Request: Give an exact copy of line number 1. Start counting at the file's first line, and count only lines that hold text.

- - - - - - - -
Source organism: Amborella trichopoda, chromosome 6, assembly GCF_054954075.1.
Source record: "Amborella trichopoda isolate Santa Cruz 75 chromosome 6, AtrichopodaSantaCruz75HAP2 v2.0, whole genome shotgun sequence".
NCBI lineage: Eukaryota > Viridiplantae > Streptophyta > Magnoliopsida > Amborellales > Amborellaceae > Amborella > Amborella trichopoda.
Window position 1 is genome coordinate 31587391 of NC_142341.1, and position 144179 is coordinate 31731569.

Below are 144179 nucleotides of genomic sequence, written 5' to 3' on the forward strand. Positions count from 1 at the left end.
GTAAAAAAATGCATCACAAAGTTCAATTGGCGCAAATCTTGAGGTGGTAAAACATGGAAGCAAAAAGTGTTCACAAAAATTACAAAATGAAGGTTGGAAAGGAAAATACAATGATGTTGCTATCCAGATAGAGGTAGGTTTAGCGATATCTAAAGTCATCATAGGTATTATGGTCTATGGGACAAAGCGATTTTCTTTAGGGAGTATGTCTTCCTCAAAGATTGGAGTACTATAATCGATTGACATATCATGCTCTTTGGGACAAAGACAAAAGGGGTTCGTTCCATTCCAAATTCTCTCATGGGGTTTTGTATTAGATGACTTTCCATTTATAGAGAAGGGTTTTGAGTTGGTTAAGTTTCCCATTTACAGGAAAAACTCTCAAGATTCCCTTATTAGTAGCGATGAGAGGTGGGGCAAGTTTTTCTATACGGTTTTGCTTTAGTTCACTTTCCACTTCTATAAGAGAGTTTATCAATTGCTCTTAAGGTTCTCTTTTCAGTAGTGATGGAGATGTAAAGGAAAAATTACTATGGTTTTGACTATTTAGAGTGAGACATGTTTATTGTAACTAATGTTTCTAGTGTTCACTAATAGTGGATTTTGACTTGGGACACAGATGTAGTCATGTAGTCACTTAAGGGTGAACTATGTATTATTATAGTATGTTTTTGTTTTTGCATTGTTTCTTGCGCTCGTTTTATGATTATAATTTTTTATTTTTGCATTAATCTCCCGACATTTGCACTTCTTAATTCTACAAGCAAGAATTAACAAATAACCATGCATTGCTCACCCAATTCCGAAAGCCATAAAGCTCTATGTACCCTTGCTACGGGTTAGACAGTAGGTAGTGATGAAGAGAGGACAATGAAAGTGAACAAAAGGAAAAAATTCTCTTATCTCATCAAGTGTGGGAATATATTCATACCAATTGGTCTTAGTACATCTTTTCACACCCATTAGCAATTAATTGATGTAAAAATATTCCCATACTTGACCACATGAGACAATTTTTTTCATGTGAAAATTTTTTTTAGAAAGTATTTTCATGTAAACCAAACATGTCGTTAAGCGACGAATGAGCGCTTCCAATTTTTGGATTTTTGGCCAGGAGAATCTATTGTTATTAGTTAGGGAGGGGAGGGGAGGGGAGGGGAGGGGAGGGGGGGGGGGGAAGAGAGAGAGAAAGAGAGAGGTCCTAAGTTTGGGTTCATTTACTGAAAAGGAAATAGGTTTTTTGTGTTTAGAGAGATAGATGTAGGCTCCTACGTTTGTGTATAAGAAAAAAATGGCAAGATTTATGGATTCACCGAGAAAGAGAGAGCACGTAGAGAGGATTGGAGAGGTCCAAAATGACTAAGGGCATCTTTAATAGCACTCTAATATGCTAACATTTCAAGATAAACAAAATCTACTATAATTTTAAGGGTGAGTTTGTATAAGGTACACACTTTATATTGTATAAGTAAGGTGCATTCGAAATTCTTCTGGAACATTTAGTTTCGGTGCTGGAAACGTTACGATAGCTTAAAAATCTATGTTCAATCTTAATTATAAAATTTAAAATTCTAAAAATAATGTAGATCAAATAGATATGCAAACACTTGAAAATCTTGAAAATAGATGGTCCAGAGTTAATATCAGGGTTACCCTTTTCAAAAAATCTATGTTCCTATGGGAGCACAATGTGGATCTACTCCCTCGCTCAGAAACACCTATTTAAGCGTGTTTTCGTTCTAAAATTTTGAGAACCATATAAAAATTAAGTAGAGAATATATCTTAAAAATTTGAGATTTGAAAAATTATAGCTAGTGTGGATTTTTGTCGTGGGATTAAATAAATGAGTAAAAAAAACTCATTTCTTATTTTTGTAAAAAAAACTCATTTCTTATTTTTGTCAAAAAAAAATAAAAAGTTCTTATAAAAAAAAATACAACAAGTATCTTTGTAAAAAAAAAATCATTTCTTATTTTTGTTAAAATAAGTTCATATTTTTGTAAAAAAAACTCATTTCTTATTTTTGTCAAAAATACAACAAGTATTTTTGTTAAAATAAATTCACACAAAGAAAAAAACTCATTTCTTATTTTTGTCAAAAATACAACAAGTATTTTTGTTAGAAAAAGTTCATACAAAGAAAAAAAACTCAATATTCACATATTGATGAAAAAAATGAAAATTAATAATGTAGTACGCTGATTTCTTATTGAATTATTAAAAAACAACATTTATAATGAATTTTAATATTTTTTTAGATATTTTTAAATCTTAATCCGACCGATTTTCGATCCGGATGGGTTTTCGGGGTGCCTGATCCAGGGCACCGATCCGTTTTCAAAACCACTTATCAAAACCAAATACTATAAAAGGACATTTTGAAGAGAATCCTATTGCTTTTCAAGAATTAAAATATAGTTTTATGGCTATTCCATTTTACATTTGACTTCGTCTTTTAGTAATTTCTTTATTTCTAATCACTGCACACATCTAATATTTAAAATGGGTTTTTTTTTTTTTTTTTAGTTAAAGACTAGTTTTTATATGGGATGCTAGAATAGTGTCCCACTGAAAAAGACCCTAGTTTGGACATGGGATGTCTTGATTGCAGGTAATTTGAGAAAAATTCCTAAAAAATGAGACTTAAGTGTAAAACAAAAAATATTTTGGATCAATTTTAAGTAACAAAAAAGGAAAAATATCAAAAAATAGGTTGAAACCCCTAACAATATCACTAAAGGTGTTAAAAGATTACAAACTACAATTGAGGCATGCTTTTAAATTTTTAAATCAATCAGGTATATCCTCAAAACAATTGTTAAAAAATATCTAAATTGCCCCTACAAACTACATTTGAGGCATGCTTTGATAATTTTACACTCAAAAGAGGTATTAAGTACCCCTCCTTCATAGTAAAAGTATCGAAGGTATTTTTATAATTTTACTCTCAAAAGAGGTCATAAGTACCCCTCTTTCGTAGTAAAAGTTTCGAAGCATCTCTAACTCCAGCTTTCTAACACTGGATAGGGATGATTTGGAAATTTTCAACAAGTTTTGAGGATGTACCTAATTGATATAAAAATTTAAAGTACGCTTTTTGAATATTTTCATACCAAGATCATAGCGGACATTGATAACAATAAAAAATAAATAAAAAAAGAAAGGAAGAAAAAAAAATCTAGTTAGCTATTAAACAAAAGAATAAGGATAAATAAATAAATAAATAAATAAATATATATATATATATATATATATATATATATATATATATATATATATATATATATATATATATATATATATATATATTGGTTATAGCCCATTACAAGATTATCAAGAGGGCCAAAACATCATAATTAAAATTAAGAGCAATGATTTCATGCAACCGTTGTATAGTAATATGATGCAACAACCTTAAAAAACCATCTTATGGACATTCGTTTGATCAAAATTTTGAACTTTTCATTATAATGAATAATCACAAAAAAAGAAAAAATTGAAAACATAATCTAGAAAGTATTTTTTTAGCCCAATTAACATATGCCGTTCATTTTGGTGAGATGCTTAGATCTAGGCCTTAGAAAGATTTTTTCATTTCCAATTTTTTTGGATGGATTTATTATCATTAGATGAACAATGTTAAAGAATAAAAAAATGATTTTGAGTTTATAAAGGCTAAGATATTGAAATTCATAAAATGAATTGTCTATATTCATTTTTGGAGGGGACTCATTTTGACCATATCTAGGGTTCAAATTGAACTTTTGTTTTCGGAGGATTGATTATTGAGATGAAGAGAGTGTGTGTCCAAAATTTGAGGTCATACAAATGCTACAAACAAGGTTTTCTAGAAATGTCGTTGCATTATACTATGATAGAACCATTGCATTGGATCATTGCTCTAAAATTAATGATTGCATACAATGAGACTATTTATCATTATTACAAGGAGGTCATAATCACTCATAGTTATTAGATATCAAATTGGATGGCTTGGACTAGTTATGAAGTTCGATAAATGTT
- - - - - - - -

Source organism: Amborella trichopoda, chromosome 6, assembly GCF_054954075.1.